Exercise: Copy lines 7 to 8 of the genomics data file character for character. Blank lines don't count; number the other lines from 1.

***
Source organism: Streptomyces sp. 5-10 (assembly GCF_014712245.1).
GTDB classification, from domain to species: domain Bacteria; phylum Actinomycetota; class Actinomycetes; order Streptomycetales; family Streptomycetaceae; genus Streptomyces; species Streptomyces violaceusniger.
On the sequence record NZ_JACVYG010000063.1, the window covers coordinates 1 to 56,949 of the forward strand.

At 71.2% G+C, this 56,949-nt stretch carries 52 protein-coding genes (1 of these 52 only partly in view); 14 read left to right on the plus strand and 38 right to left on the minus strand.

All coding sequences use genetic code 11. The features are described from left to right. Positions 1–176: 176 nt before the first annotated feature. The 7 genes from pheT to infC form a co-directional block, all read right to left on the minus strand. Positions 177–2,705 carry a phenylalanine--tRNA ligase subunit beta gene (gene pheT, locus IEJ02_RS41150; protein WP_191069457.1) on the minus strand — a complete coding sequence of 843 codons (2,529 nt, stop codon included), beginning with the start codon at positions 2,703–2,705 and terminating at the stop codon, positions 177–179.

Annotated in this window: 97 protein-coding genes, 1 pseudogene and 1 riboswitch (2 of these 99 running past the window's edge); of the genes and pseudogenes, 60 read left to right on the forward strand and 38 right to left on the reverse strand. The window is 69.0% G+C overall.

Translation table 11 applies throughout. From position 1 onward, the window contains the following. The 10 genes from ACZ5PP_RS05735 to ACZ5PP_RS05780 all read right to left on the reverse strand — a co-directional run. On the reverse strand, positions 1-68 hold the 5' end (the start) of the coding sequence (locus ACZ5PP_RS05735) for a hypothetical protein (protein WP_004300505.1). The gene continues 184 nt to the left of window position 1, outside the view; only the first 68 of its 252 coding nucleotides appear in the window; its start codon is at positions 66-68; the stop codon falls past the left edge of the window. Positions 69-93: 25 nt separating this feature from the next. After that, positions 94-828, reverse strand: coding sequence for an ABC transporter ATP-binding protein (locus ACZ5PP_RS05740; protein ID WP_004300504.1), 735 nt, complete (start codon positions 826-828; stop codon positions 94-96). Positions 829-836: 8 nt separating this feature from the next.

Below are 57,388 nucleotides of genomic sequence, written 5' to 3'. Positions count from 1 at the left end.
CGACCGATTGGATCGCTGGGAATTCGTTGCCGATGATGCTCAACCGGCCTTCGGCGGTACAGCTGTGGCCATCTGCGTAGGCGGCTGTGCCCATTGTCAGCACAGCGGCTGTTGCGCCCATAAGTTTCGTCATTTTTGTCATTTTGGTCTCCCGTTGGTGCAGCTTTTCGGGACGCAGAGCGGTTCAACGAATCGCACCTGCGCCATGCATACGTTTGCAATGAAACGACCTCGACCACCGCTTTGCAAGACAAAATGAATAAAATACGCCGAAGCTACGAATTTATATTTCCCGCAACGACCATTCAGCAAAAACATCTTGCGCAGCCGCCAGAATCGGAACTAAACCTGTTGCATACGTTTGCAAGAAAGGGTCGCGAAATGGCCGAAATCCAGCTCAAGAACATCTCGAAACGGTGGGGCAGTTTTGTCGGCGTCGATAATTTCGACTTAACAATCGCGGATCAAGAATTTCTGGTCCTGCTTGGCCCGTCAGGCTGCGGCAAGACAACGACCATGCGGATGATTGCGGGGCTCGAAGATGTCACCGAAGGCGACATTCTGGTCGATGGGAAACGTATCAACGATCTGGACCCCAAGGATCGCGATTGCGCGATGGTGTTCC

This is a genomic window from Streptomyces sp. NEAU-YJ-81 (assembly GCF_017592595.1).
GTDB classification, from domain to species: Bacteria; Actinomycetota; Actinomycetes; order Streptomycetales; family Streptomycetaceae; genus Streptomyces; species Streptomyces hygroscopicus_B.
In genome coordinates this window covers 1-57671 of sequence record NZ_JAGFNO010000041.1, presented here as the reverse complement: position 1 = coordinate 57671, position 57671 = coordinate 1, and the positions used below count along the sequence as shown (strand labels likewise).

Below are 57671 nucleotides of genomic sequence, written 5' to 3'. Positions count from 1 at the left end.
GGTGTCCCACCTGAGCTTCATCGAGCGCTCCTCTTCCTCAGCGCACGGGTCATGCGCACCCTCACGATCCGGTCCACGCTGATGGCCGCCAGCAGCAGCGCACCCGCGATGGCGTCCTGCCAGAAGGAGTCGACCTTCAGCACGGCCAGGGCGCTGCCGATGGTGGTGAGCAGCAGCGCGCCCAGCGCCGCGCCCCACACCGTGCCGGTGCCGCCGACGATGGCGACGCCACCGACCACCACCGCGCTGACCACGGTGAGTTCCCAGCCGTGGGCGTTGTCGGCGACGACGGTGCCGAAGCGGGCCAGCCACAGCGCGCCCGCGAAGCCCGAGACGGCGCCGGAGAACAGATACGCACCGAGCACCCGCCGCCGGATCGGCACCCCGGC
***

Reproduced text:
Translation table 11 applies throughout. From position 1 onward, the window contains the following. The 10 genes from ACZ5PP_RS05735 to ACZ5PP_RS05780 all read right to left on the reverse strand — a co-directional run. On the reverse strand, positions 1-68 hold the 5' end (the start) of the coding sequence (locus ACZ5PP_RS05735) for a hypothetical protein (protein WP_004300505.1). The gene continues 184 nt to the left of window position 1, outside the view; only the first 68 of its 252 coding nucleotides appear in the window; its start codon is at positions 66-68; the stop codon falls past the left edge of the window. Positions 69-93: 25 nt separating this feature from the next. After that, positions 94-828, reverse strand: coding sequence for an ABC transporter ATP-binding protein (locus ACZ5PP_RS05740; protein ID WP_004300504.1), 735 nt, complete (start codon positions 826-828; stop codon positions 94-96). Positions 829-836: 8 nt separating this feature from the next.

Below are 57,388 nucleotides of genomic sequence, written 5' to 3'. Positions count from 1 at the left end.